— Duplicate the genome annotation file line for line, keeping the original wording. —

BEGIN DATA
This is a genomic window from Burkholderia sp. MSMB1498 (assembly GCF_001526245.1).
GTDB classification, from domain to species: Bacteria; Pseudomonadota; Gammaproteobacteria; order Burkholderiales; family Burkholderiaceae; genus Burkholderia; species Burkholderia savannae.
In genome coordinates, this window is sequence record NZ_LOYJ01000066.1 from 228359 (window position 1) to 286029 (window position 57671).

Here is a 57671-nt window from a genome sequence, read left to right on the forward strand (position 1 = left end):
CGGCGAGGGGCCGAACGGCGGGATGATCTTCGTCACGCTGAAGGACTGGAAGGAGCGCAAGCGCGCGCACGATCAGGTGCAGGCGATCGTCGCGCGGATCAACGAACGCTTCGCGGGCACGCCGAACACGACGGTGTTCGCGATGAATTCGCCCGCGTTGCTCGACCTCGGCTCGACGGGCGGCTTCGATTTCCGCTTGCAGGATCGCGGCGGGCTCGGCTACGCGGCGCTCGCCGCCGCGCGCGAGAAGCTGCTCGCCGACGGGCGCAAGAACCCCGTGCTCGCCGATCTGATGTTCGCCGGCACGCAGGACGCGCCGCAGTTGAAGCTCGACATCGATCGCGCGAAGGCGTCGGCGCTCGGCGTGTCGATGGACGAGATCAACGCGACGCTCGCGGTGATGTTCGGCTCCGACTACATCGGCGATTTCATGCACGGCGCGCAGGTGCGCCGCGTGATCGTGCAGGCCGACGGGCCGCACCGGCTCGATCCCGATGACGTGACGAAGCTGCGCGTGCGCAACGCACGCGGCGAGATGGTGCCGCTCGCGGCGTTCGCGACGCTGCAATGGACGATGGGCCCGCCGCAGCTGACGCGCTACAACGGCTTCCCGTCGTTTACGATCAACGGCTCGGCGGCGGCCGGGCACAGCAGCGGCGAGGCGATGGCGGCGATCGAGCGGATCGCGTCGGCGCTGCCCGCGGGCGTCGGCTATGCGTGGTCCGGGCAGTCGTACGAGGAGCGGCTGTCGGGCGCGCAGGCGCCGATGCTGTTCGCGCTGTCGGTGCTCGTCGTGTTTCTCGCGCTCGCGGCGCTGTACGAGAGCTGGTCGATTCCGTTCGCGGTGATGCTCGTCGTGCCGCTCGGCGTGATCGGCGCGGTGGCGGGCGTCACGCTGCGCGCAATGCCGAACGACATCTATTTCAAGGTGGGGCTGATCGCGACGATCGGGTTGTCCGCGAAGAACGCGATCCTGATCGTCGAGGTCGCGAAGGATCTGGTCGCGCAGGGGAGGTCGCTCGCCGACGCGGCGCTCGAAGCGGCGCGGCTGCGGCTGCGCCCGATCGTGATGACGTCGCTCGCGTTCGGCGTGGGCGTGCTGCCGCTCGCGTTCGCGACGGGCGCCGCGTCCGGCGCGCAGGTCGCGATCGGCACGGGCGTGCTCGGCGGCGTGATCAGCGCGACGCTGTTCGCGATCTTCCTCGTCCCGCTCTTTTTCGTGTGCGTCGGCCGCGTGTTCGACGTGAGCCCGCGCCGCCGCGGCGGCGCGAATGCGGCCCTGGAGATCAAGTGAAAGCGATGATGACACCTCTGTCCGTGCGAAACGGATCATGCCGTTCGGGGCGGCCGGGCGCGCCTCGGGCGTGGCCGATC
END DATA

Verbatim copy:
This is a genomic window from Burkholderia sp. MSMB1498 (assembly GCF_001526245.1).
GTDB classification, from domain to species: Bacteria; Pseudomonadota; Gammaproteobacteria; order Burkholderiales; family Burkholderiaceae; genus Burkholderia; species Burkholderia savannae.
In genome coordinates, this window is sequence record NZ_LOYJ01000066.1 from 228359 (window position 1) to 286029 (window position 57671).

Here is a 57671-nt window from a genome sequence, read left to right on the forward strand (position 1 = left end):
CGGCGAGGGGCCGAACGGCGGGATGATCTTCGTCACGCTGAAGGACTGGAAGGAGCGCAAGCGCGCGCACGATCAGGTGCAGGCGATCGTCGCGCGGATCAACGAACGCTTCGCGGGCACGCCGAACACGACGGTGTTCGCGATGAATTCGCCCGCGTTGCTCGACCTCGGCTCGACGGGCGGCTTCGATTTCCGCTTGCAGGATCGCGGCGGGCTCGGCTACGCGGCGCTCGCCGCCGCGCGCGAGAAGCTGCTCGCCGACGGGCGCAAGAACCCCGTGCTCGCCGATCTGATGTTCGCCGGCACGCAGGACGCGCCGCAGTTGAAGCTCGACATCGATCGCGCGAAGGCGTCGGCGCTCGGCGTGTCGATGGACGAGATCAACGCGACGCTCGCGGTGATGTTCGGCTCCGACTACATCGGCGATTTCATGCACGGCGCGCAGGTGCGCCGCGTGATCGTGCAGGCCGACGGGCCGCACCGGCTCGATCCCGATGACGTGACGAAGCTGCGCGTGCGCAACGCACGCGGCGAGATGGTGCCGCTCGCGGCGTTCGCGACGCTGCAATGGACGATGGGCCCGCCGCAGCTGACGCGCTACAACGGCTTCCCGTCGTTTACGATCAACGGCTCGGCGGCGGCCGGGCACAGCAGCGGCGAGGCGATGGCGGCGATCGAGCGGATCGCGTCGGCGCTGCCCGCGGGCGTCGGCTATGCGTGGTCCGGGCAGTCGTACGAGGAGCGGCTGTCGGGCGCGCAGGCGCCGATGCTGTTCGCGCTGTCGGTGCTCGTCGTGTTTCTCGCGCTCGCGGCGCTGTACGAGAGCTGGTCGATTCCGTTCGCGGTGATGCTCGTCGTGCCGCTCGGCGTGATCGGCGCGGTGGCGGGCGTCACGCTGCGCGCAATGCCGAACGACATCTATTTCAAGGTGGGGCTGATCGCGACGATCGGGTTGTCCGCGAAGAACGCGATCCTGATCGTCGAGGTCGCGAAGGATCTGGTCGCGCAGGGGAGGTCGCTCGCCGACGCGGCGCTCGAAGCGGCGCGGCTGCGGCTGCGCCCGATCGTGATGACGTCGCTCGCGTTCGGCGTGGGCGTGCTGCCGCTCGCGTTCGCGACGGGCGCCGCGTCCGGCGCGCAGGTCGCGATCGGCACGGGCGTGCTCGGCGGCGTGATCAGCGCGACGCTGTTCGCGATCTTCCTCGTCCCGCTCTTTTTCGTGTGCGTCGGCCGCGTGTTCGACGTGAGCCCGCGCCGCCGCGGCGGCGCGAATGCGGCCCTGGAGATCAAGTGAAAGCGATGATGACACCTCTGTCCGTGCGAAACGGATCATGCCGTTCGGGGCGGCCGGGCGCGCCTCGGGCGTGGCCGATC